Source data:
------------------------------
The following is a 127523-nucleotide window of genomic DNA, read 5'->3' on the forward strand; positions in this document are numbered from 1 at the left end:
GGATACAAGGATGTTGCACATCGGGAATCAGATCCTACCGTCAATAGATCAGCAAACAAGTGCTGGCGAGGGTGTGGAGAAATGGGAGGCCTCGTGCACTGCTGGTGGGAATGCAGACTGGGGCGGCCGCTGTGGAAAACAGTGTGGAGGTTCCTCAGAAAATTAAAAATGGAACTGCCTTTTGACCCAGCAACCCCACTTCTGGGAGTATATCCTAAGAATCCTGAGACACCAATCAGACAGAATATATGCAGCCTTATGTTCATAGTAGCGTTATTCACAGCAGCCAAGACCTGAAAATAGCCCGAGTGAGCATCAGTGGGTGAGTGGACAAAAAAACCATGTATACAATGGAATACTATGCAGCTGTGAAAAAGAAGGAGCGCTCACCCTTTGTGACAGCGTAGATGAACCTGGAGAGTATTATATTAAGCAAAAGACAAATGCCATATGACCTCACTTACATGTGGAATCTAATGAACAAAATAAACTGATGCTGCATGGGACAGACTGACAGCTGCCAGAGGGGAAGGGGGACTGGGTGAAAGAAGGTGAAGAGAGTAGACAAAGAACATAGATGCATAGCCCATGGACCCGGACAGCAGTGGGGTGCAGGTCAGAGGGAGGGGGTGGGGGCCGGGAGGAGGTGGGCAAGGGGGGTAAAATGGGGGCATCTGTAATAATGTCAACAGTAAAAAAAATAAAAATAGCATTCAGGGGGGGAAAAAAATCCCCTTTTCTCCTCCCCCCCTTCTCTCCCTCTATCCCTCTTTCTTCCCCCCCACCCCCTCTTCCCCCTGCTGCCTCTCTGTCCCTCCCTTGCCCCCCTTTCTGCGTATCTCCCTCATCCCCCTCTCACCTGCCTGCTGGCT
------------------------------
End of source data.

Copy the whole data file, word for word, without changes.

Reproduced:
The following is a 127523-nucleotide window of genomic DNA, read 5'->3' on the forward strand; positions in this document are numbered from 1 at the left end:
GGATACAAGGATGTTGCACATCGGGAATCAGATCCTACCGTCAATAGATCAGCAAACAAGTGCTGGCGAGGGTGTGGAGAAATGGGAGGCCTCGTGCACTGCTGGTGGGAATGCAGACTGGGGCGGCCGCTGTGGAAAACAGTGTGGAGGTTCCTCAGAAAATTAAAAATGGAACTGCCTTTTGACCCAGCAACCCCACTTCTGGGAGTATATCCTAAGAATCCTGAGACACCAATCAGACAGAATATATGCAGCCTTATGTTCATAGTAGCGTTATTCACAGCAGCCAAGACCTGAAAATAGCCCGAGTGAGCATCAGTGGGTGAGTGGACAAAAAAACCATGTATACAATGGAATACTATGCAGCTGTGAAAAAGAAGGAGCGCTCACCCTTTGTGACAGCGTAGATGAACCTGGAGAGTATTATATTAAGCAAAAGACAAATGCCATATGACCTCACTTACATGTGGAATCTAATGAACAAAATAAACTGATGCTGCATGGGACAGACTGACAGCTGCCAGAGGGGAAGGGGGACTGGGTGAAAGAAGGTGAAGAGAGTAGACAAAGAACATAGATGCATAGCCCATGGACCCGGACAGCAGTGGGGTGCAGGTCAGAGGGAGGGGGTGGGGGCCGGGAGGAGGTGGGCAAGGGGGGTAAAATGGGGGCATCTGTAATAATGTCAACAGTAAAAAAAATAAAAATAGCATTCAGGGGGGGAAAAAAATCCCCTTTTCTCCTCCCCCCCTTCTCTCCCTCTATCCCTCTTTCTTCCCCCCCACCCCCTCTTCCCCCTGCTGCCTCTCTGTCCCTCCCTTGCCCCCCTTTCTGCGTATCTCCCTCATCCCCCTCTCACCTGCCTGCTGGCT